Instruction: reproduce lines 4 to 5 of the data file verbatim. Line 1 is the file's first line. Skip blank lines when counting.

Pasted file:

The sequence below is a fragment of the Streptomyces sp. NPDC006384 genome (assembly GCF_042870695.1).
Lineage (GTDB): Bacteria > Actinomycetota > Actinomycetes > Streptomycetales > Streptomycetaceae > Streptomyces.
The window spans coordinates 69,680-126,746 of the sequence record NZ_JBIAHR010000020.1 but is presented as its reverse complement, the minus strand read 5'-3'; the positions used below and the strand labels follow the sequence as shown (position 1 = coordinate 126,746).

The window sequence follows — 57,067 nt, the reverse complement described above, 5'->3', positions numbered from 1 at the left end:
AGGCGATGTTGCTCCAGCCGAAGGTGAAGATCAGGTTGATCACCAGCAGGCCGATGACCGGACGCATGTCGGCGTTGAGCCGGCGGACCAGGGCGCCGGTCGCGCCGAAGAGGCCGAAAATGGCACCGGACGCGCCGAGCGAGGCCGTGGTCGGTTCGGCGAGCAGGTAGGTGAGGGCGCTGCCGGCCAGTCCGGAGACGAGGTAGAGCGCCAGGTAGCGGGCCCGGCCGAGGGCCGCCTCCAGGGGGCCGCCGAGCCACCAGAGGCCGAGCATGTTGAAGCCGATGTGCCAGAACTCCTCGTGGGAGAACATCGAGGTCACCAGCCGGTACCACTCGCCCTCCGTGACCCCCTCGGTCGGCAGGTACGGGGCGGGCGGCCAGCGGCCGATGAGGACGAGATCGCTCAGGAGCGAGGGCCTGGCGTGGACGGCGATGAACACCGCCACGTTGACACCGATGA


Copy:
The window sequence follows — 57,067 nt, the reverse complement described above, 5'->3', positions numbered from 1 at the left end:
AGGCGATGTTGCTCCAGCCGAAGGTGAAGATCAGGTTGATCACCAGCAGGCCGATGACCGGACGCATGTCGGCGTTGAGCCGGCGGACCAGGGCGCCGGTCGCGCCGAAGAGGCCGAAAATGGCACCGGACGCGCCGAGCGAGGCCGTGGTCGGTTCGGCGAGCAGGTAGGTGAGGGCGCTGCCGGCCAGTCCGGAGACGAGGTAGAGCGCCAGGTAGCGGGCCCGGCCGAGGGCCGCCTCCAGGGGGCCGCCGAGCCACCAGAGGCCGAGCATGTTGAAGCCGATGTGCCAGAACTCCTCGTGGGAGAACATCGAGGTCACCAGCCGGTACCACTCGCCCTCCGTGACCCCCTCGGTCGGCAGGTACGGGGCGGGCGGCCAGCGGCCGATGAGGACGAGATCGCTCAGGAGCGAGGGCCTGGCGTGGACGGCGATGAACACCGCCACGTTGACACCGATGA